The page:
How to organize your mobile projects in an easy and flexible way using 4 layers
Organizing projects was a big mess in my past experience, with a lot of unanswered questions:
When is too much code in a class?
In which component should I put the API logic?
How do I test this massive view controller?
How can I continue development now that the web service is down?
How can I prevent a new UI change breaking my entire code structure?
And so on.
In this post I want to explore a way that made most sense for so far in iOS development.
We will explore how to group the components, what benefits it has and when to apply it.
How to group components?
Short answer: Domain — Use Cases — Presentation — Platform
This layering structure is based on Robert Martin’s (Uncle Bob’s) work on the clean architecture (http://blog.cleancoder.com/uncle-bob/2012/08/13/the-clean-architecture.html)
Domain layer, it contains all data models of your app. This is the core of your app and should be guarded well from outside dependencies, like API & UI details. Here you find mostly simple structures like User, Feed, Item relationships between team and other representations of your domain.
On top of the Domain we add the layer of Use Cases which makes up the features of your app, like LoginUser, FetchFeed, CreateNewAccount, DeletePost and so on. This Use Case layer is depending on the entities and is making up the flows of your app. Beside the Use Case components, we need also some interfaces to get to the entities, which will be later implemented by components like API or DB or even mocks. I’d like to call them Entity Gateways.
Next comes the Presentation layer.
Here we host mostly the logic of your Presenter, from MVP or your ViewModel from MVVM.
These are components linking the events of your app (user interactions, notifications, app events…) with use cases. Here we will find the states or as Apple puts it, “The Source of Truth”. Most of the times, each screen has its own presenter component to handle the events and the state of the screen. I see presenters as the screen but without the UI. We never import UIKit in this layer to prevent it from being coupled with the UI.
Last we have the Platform layer which for iOS projects, would be most of the times a UI. But think big and imagine that you could have a watchOS or tvOS app or a SwiftUI layer.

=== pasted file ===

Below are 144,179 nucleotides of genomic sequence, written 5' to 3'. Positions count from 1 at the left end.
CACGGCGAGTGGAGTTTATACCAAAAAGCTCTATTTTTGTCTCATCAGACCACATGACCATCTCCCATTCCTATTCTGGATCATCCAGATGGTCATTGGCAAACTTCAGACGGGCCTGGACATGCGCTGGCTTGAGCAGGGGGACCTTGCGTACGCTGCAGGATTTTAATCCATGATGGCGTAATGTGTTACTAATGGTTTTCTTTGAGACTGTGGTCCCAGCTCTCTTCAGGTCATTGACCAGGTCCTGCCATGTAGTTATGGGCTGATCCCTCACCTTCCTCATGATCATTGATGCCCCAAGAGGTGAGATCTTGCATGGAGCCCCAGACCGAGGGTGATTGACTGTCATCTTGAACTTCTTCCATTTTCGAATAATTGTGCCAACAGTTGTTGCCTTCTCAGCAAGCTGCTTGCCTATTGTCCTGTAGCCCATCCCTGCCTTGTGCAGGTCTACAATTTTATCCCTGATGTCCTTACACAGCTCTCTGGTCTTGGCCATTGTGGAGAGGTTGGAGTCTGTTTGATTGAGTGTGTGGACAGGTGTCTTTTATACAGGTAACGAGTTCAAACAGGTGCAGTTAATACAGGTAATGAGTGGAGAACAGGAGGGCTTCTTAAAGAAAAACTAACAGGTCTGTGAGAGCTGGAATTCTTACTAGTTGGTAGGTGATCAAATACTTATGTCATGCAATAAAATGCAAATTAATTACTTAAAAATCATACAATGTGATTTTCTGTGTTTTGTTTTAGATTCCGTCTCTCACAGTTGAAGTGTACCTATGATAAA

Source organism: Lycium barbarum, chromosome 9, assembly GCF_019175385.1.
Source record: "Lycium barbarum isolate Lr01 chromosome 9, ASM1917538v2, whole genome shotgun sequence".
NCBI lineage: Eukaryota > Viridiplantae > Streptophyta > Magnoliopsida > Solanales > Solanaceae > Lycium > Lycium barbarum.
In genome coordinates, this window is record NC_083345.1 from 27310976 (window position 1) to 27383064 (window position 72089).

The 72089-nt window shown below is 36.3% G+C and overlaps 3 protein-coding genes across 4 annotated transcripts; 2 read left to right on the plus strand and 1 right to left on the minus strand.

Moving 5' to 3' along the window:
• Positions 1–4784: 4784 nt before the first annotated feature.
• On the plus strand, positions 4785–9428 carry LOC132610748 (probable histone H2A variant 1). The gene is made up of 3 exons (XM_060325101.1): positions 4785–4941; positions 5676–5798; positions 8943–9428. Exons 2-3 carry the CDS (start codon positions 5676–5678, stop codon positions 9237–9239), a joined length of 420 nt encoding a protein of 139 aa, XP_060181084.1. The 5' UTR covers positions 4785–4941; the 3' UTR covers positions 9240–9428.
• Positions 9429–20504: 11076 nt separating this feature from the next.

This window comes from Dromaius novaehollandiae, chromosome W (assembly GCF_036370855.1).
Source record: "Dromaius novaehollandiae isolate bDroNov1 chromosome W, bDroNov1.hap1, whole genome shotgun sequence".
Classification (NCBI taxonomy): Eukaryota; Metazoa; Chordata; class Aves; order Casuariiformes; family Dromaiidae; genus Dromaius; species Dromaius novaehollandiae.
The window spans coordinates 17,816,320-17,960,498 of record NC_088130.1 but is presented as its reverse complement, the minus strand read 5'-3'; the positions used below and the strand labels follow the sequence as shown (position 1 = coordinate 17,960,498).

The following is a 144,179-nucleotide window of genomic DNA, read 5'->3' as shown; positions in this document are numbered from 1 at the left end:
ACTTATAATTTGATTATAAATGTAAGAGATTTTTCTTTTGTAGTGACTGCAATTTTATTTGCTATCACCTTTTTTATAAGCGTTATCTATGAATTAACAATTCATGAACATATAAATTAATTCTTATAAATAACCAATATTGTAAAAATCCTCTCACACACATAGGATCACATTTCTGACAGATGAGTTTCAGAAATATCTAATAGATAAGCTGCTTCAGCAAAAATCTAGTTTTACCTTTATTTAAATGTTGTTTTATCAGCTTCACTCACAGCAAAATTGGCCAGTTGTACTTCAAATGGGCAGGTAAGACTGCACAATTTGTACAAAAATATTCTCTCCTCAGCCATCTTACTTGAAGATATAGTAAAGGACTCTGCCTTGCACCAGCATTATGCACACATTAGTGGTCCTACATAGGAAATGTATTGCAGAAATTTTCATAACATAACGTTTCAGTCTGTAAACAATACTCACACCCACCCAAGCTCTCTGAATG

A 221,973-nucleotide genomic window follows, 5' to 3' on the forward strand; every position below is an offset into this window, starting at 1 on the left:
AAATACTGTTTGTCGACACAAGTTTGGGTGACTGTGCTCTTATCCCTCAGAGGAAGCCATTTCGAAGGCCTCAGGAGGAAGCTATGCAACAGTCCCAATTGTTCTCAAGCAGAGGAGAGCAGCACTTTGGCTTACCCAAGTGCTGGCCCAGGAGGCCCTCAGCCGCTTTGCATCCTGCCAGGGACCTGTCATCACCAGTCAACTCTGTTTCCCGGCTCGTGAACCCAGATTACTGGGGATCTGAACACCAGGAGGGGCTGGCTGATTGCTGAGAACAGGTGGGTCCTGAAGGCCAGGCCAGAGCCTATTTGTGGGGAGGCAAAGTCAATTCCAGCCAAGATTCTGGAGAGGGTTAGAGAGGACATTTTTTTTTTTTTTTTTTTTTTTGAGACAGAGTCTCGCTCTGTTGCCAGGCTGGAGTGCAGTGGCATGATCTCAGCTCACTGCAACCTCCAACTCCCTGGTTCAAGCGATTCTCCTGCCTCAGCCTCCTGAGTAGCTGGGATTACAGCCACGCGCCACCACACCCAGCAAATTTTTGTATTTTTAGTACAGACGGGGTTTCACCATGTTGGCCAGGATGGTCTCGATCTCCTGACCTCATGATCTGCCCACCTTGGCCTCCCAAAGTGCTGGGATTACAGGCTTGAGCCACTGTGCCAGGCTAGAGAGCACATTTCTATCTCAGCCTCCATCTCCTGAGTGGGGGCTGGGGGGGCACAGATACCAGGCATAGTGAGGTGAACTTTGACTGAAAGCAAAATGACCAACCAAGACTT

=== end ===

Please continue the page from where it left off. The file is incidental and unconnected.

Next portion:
I prefer to keep it named as Platform since I will be adding here all the dependencies which are closely linked to the Platform, beside UIKit or SwiftUI, also CoreData, MapKit, CoreLocation or CloudKit.
In the platform layer is all the coupling taking place. We have the AppDelegate (or SceneDelegate or SwiftUI App… ) which will create the first view with its presentation component. At this point we inject also the dependencies inside the presentation layer, like CoreData, API by making concrete implementations of our Entity Gateways.
What are the benefits of taking care of so many structures and layers?
For one, we have an overview of our project and an easier way to understand the domain, what use cases it has to offer, mostly just by looking at its file names. It’s also way easier to find a specific component in a debug session or when trying to implement new features or make changes to existing features.
These layers can be organized in Groups/Folders or in a separate module like a Framework or Swift Package.
Reusability is a key benefit, since these use cases are platform agnostic, as long as you have another app with a similar Login use case, you can share this component easily.
Testability is a given at this point, having all the separations. I like to create unit tests for Use Cases and the presentation components. These will be easy to create, adding mocksstubsspies.
Separation of responsibilities becomes easier as we have a set of rules & examples on what logic goes in which layer.
Massive ViewControllersViews or massive VMPresenters are pretty much eliminated when we take care of separating the app in these types of layers.
Remove dependency on web service APIs. I love this benefit, since it has affected my projects most of the times. The struggle with API changes is no joke. It can create a lot of tension between the backend them and the mobile team. Luckily we have a solution which will benefit the entire team. If we keep our entities from the domain layer clean from any API details, we make the remote APIs implement our entity gateways and conform to the needs of our apps. Practically we create a bridge which maps the API response to our domain models. In this way, when a change in the API has been made, we will know where to look for and how to fix it, without making changes to our domain layer.
Having this separation, you could even start to create gateways implementations with happy flows for demo purposes or development.
Flexibility is important; as this is not a template solution, such as VIPER. In a big enterprise project I can imagine having many more layers and in a MVP app probably 2 or 3. This should be a team decision and grow naturally as complexity increases in your project.
We have explored the Domain — Use Case — Presentation — Platform layering to organize the project’s components.
As we have seen, there are a lot of benefits having this organization system. The effort shouldn’t be too high. There are more files to be created, but the code quantity is almost the same as in a Massive View Controller app.
I’d like to hear from you:
- How do you like to organize your app?
- Do you have a test suite in your app? And have you struggled creating unit tests?
- What layer would you like us to explore in more depth